The Spectator

Letters: Stop talking, Rishi – and take action

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Sick note

Sir: Kate Andrews illuminates how, for us British, the successful diagnosis of a major medical condition is frequently a matter of chance and, even then, usually occurs later than it should (‘Why are the British so anti-doctor?’, 2 September). The near asymptomatic nature of many serious conditions combined with the cultural pressures of stoicism and reluctance to be the bearer of bad news allows many cancers, for example, to run free for years before discovery. In addition, while treatments from the NHS can be brilliant, they vary enormously across the country in terms of accessibility and availability.

James Wilson 

South Beddington, Sutton

Spare the Rod

Sir: I was of course thrilled and delighted to be the focus of Charles Moore’s typically elegant – and kindly – wrath last week (Notes, 2 September). However, please let me, for the sake of accuracy, address the principal charge Charles levels at me – that I am, in effect, a ghastly metropolitan who wouldn’t know a hawk from a handsaw. This suggestion was implicit throughout the piece – for example, that I can never have seen a red grouse, or heard a curlew. This is as far from the truth as it is possible to get. Unlike Charles, I do not visit a grouse moor for a single weekend out of the year. I live on one. Further, I have spent the majority of my life in the countryside, beginning as a child when I would tramp the North York Moors with my mum and dad. I can hear a curlew right now, outside my back door (it has been late leaving this year) and not a day goes by without my witnessing the mundane spectacle of panicked grouse. The problem for Charles is that once this canard is blasted from the sky, there does not seem to be very much of an argument left. 

Rod Liddle

Stanhope, Co. Durham

Resistance was futile

Sir: Our Prime Minister has apparently ‘resisted calls… to articulate a grand plan’ (‘Risk management’, 2 September). The resistance did not last long. Later in the same article Katy Balls reports that he said in a letter to MPs: ‘In the autumn, we will… be setting out more of our plan for Britain.’ Please Mr Sunak, no more plans, no more pledges, no more telling us how you might go about solving the UK’s many problems. Just get on and do something.

Ivor Williams

Tavistock, Devon

Stop the pensioners

Sir: I read your editorial, ‘Taxing times’ (2 September), with a sense of déjà vu – but is it still déjà vu when it happens more than a dozen times? I believe nothing will change until those running the country have to manage their own future and not rely on the state to protect them. Let us stop all state-financed final salary pension schemes for all politicians (local and central) and any civil servant earning more than £100,000 a year. Surely then these people would think more carefully about how their taxes were spent.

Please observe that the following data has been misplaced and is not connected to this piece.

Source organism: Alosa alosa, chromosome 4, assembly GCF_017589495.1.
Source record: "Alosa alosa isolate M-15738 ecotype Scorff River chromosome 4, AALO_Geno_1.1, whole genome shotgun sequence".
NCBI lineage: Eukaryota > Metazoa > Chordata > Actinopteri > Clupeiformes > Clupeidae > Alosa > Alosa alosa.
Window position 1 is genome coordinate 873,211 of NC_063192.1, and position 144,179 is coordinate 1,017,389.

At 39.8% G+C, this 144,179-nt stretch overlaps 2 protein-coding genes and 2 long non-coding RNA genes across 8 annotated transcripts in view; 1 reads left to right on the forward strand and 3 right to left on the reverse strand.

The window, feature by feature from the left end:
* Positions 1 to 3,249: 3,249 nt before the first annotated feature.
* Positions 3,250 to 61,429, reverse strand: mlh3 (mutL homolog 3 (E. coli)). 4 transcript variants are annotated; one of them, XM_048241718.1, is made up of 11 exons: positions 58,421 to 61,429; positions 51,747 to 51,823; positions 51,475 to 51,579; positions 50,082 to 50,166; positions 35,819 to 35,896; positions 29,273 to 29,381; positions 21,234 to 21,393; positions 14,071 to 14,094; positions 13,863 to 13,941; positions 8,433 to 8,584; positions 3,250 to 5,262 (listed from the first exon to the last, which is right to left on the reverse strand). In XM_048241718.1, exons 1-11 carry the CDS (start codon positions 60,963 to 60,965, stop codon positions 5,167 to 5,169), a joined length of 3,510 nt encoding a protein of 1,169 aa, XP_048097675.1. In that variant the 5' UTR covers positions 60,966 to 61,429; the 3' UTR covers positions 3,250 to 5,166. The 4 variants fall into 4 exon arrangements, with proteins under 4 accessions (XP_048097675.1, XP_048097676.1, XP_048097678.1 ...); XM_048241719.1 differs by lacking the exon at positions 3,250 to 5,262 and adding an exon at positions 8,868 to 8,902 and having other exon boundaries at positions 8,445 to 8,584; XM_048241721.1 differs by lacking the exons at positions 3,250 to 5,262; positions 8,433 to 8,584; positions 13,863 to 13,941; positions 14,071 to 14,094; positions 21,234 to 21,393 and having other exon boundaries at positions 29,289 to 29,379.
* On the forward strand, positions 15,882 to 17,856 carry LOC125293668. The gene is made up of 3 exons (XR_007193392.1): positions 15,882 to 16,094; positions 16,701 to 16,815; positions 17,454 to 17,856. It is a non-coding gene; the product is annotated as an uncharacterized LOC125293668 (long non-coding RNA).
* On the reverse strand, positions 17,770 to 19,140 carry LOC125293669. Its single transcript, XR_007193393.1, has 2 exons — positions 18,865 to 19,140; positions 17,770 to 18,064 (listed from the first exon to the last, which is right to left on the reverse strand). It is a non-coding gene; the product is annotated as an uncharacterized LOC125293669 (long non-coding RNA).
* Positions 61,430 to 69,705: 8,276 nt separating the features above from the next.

Tom Phillips 

Eltham, London 

Local zeroes?

Sir: James Heale quotes a Westminster insider as saying that the Conservatives’ recent preference for selecting local candidates for parliamentary seats represents ‘mediocrity and nepotism at the expense of talent’, and that it will deprive the party of ‘future leaders of the country’ (‘Charge of the right brigade’, 26 August). The problem is that the skills required to be an elected representative are quite different from those needed for holding executive power. The solution is a separation of powers, enabling electors to have members of parliament who are locally based ‘super-councillors’, if that is what they wish, while placing no restrictions on the prime minister when choosing members of his or her government.

Adam Brownbridge


Marvellous Maigret

Sir: Deborah Ross lists previous actors to portray Inspector Maigret in her review of the new film (Arts, 2 September), but fails to mention the one who, in my opinion, brought the most humanity to the character: Rowan Atkinson, in a television series that began in 2016. In the past, Atkinson has usually either played brilliantly funny or embarrassingly cringeworthy comic roles, but here he was serious. He managed to convey exactly the right balance of world-weariness, cynicism, compassion and forensic analysis to make the depiction both credible and moving. Highly recommended.

Jeremy Tyrer

London SW19 

Shall I be Brother?

Sir: My City livery company, the Stationers and Newspaper Makers, has been led by two women Masters (‘Brother in alms’, 2 September). The day before I was due, as Master, to ‘cloathe’ female members in the livery, I would ring them up and ask if they had any objection to my making them liverymen and addressing them as Brother. No candidate ever objected.

Christopher McKane

London N1

La même chose

Sir: It is said that the more things change, the more they stay the same. Leafing through a past copy of The Spectator, I read a letter from Naomi Parkes agreeing with Ysenda Maxtone Graham’s piece which stated that ‘the billions being squandered on HS2 (not to mention its destruction of swaths of beautiful countryside) would be far better spent on high-speed broadband and funding the cash-strapped NHS’. This letter appeared on 10 September 2016.

Guy Bargery